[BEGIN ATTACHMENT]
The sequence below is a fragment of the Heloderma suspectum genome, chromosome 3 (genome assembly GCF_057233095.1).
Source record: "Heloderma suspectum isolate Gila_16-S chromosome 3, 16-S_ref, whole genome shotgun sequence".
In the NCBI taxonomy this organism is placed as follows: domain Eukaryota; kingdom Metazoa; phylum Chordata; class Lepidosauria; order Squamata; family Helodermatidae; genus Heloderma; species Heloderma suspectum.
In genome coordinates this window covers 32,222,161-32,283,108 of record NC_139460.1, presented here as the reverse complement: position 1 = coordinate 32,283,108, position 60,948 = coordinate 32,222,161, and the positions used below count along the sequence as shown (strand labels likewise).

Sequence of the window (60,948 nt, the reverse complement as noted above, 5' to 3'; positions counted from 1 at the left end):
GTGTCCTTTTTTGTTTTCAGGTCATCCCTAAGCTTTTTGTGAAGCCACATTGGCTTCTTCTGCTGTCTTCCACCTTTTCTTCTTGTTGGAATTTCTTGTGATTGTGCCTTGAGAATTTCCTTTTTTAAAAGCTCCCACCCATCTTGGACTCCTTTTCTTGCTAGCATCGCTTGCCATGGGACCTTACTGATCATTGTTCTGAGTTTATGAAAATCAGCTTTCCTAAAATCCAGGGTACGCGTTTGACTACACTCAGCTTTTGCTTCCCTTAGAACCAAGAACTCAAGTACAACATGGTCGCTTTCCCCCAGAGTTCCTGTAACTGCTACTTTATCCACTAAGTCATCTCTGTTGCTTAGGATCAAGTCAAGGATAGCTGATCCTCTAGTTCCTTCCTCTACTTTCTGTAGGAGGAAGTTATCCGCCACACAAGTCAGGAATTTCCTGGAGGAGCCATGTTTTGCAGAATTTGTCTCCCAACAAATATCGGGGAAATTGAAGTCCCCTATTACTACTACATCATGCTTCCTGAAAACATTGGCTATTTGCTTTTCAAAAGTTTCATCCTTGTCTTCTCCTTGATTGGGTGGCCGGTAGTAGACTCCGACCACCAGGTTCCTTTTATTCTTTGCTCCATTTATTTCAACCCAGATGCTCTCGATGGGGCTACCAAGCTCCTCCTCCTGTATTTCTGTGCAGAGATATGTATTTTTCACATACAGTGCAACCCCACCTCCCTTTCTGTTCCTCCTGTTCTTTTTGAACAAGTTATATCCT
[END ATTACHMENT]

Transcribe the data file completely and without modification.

The sequence below is a fragment of the Heloderma suspectum genome, chromosome 3 (genome assembly GCF_057233095.1).
Source record: "Heloderma suspectum isolate Gila_16-S chromosome 3, 16-S_ref, whole genome shotgun sequence".
In the NCBI taxonomy this organism is placed as follows: domain Eukaryota; kingdom Metazoa; phylum Chordata; class Lepidosauria; order Squamata; family Helodermatidae; genus Heloderma; species Heloderma suspectum.
In genome coordinates this window covers 32,222,161-32,283,108 of record NC_139460.1, presented here as the reverse complement: position 1 = coordinate 32,283,108, position 60,948 = coordinate 32,222,161, and the positions used below count along the sequence as shown (strand labels likewise).

Sequence of the window (60,948 nt, the reverse complement as noted above, 5' to 3'; positions counted from 1 at the left end):
GTGTCCTTTTTTGTTTTCAGGTCATCCCTAAGCTTTTTGTGAAGCCACATTGGCTTCTTCTGCTGTCTTCCACCTTTTCTTCTTGTTGGAATTTCTTGTGATTGTGCCTTGAGAATTTCCTTTTTTAAAAGCTCCCACCCATCTTGGACTCCTTTTCTTGCTAGCATCGCTTGCCATGGGACCTTACTGATCATTGTTCTGAGTTTATGAAAATCAGCTTTCCTAAAATCCAGGGTACGCGTTTGACTACACTCAGCTTTTGCTTCCCTTAGAACCAAGAACTCAAGTACAACATGGTCGCTTTCCCCCAGAGTTCCTGTAACTGCTACTTTATCCACTAAGTCATCTCTGTTGCTTAGGATCAAGTCAAGGATAGCTGATCCTCTAGTTCCTTCCTCTACTTTCTGTAGGAGGAAGTTATCCGCCACACAAGTCAGGAATTTCCTGGAGGAGCCATGTTTTGCAGAATTTGTCTCCCAACAAATATCGGGGAAATTGAAGTCCCCTATTACTACTACATCATGCTTCCTGAAAACATTGGCTATTTGCTTTTCAAAAGTTTCATCCTTGTCTTCTCCTTGATTGGGTGGCCGGTAGTAGACTCCGACCACCAGGTTCCTTTTATTCTTTGCTCCATTTATTTCAACCCAGATGCTCTCGATGGGGCTACCAAGCTCCTCCTCCTGTATTTCTGTGCAGAGATATGTATTTTTCACATACAGTGCAACCCCACCTCCCTTTCTGTTCCTCCTGTTCTTTTTGAACAAGTTATATCCT